2010 October 10

The Deathbed

English lyrics by Elliot Thomas Grant, from Le Moribond by Jacques Brel

Farewell, Emile, I loved you well
Farewell, Emile, I loved you well, you know
We drank together the same wine
Together praised the women fine
And your cares were always mine

Farewell, Emile, I’m going to die
And though it’s hard to die in spring, you know,
I leave the peace I knew in life
And since your heart’s good as gold
I know you’ll take care of my wife

I hope they laugh
I hope they dance
I hope like fools they rant and rave
I hope they laugh
I hope they dance
When they drop me in my grave

Farewell, old priest, I loved you well
Farewell, old priest, I loved you well you know
Though we opened different doors,
Though we sailed toward different shores,
We arrived at the same port

Farewell, old priest, I’m going to die
And though it’s hard to die in spring, you know,
I leave the peace I knew in life
And since you were her confidant
I know you’ll take care of my wife

[Refrain]

Farewell, Antoine, though we weren’t friends
Farewell, Antoine, we were not friends, you know
My body’s wracked and torn by strife
But you, I see, are full of life
Hard as a rock, sharp as a knife

Farewell, Antoine, I’m going to die
And though it’s hard to die in spring, you know,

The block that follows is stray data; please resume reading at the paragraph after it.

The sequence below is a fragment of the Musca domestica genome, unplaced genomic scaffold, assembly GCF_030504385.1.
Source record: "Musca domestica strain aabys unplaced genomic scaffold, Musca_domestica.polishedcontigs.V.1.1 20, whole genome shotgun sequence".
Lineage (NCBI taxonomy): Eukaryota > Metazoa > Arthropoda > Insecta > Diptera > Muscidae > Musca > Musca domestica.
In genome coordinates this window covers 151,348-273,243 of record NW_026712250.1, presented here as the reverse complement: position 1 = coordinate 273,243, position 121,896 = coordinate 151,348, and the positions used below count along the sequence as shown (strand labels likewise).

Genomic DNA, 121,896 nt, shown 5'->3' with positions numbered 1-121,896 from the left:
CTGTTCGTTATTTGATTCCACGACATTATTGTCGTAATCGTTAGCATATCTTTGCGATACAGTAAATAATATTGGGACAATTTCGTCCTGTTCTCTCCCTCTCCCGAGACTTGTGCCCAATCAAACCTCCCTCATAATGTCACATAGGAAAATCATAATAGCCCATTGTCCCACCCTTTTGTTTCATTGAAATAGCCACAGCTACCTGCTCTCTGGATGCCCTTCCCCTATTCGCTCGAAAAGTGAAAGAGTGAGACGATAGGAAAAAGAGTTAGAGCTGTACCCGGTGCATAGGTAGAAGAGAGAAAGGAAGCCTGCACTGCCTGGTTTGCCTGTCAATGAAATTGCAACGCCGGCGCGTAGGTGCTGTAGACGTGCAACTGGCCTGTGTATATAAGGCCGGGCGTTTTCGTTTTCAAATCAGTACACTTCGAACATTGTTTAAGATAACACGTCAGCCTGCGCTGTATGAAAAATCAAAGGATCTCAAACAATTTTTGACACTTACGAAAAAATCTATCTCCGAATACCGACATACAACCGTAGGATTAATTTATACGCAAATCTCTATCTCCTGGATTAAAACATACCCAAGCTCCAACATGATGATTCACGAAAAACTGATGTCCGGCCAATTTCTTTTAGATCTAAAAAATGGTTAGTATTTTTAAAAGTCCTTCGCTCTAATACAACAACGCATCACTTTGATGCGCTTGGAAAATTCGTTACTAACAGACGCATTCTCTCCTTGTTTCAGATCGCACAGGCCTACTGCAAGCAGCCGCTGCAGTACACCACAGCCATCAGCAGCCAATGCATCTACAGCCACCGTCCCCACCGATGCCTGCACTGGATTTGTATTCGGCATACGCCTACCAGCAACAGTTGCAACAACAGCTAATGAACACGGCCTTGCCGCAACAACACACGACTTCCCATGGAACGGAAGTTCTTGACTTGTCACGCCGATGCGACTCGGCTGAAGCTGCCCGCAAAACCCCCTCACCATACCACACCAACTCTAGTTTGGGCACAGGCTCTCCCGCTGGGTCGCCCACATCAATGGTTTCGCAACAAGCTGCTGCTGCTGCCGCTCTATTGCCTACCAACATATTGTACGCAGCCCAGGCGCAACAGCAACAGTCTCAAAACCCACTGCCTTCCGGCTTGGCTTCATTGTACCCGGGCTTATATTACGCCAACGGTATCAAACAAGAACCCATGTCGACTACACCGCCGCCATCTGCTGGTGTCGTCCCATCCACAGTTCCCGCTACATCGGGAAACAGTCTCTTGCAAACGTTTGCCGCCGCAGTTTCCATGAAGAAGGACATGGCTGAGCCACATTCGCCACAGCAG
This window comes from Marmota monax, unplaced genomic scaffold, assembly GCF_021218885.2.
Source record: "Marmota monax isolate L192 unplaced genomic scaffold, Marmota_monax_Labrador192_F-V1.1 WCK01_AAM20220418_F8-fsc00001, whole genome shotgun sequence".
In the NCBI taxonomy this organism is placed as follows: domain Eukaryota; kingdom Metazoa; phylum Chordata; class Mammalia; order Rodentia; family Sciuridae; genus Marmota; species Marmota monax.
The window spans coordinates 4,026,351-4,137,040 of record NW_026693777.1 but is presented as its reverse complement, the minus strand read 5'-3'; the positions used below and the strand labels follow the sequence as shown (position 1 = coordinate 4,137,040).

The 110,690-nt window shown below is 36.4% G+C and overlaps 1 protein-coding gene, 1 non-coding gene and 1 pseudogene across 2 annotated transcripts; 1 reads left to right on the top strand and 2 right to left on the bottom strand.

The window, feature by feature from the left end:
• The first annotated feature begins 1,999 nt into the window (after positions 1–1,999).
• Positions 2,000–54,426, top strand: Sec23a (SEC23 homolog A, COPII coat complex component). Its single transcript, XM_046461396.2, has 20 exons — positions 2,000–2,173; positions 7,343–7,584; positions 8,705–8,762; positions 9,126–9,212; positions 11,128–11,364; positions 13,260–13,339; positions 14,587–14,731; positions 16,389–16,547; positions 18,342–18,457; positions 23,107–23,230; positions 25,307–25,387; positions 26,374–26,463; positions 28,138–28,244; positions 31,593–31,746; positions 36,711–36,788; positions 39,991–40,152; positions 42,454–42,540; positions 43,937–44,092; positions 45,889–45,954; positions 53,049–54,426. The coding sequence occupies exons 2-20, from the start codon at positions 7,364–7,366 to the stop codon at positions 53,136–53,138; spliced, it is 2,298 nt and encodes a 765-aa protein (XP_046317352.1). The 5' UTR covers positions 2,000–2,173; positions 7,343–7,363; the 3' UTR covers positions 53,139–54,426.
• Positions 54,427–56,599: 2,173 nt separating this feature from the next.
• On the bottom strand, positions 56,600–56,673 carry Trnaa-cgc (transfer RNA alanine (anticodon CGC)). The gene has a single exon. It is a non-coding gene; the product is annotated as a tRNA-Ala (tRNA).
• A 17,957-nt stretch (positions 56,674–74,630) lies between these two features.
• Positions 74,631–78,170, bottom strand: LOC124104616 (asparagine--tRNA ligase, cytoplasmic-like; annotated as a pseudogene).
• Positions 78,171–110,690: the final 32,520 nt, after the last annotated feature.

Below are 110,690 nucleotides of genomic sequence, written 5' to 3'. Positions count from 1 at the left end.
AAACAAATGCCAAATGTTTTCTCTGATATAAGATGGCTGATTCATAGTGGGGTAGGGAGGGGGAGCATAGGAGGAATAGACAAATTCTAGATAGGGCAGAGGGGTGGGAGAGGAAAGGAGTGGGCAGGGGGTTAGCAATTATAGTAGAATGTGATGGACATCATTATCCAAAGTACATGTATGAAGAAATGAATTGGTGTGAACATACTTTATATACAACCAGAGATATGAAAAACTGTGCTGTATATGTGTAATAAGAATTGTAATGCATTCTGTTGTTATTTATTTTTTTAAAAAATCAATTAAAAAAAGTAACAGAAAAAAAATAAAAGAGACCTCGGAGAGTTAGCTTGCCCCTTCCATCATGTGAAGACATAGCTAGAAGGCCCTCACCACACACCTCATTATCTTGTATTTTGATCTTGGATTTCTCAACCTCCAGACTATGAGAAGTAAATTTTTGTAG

I leave the peace I knew in life
And since you were her lover then
I know you’ll take care of my wife

[Refrain]

Farewell, my wife, I loved you well
Farewell, my wife, I loved you well, you know
I can hear that whistle blow
Heaven’s train is coming slow
I’ll ride up, you’ll stay below

Farewell, my wife, I’m going to die
Although it’s hard to die in spring, you know
My eyes are closing, my dear wife,
And since I shut them to your lies
I know you’ll cherish my lost life

[Refrain]

…just to walk through a little of the translation thought process, I’ll focus on the title. Trying to make as exact a translation as possible, my first thought was to use the English word “moribund.” Unfortunately, it’s an adjective—and not a very common one at that. “The Moribund” felt forced and unnatural.

“The Dying Man” didn’t match the word pattern (and sounded like a bad Sherlock Holmes short story.) I was intrigued for a while by “Deathbound,” which echoed the final consonents. But again, it wasn’t a noun. Playing off that, however, led to the happy choice of “The Deathbed.” It matches the original word pattern, is a common English phrase, fit the mood of the song perfectly, and even carried over the final “b-d” consonents. Works for me.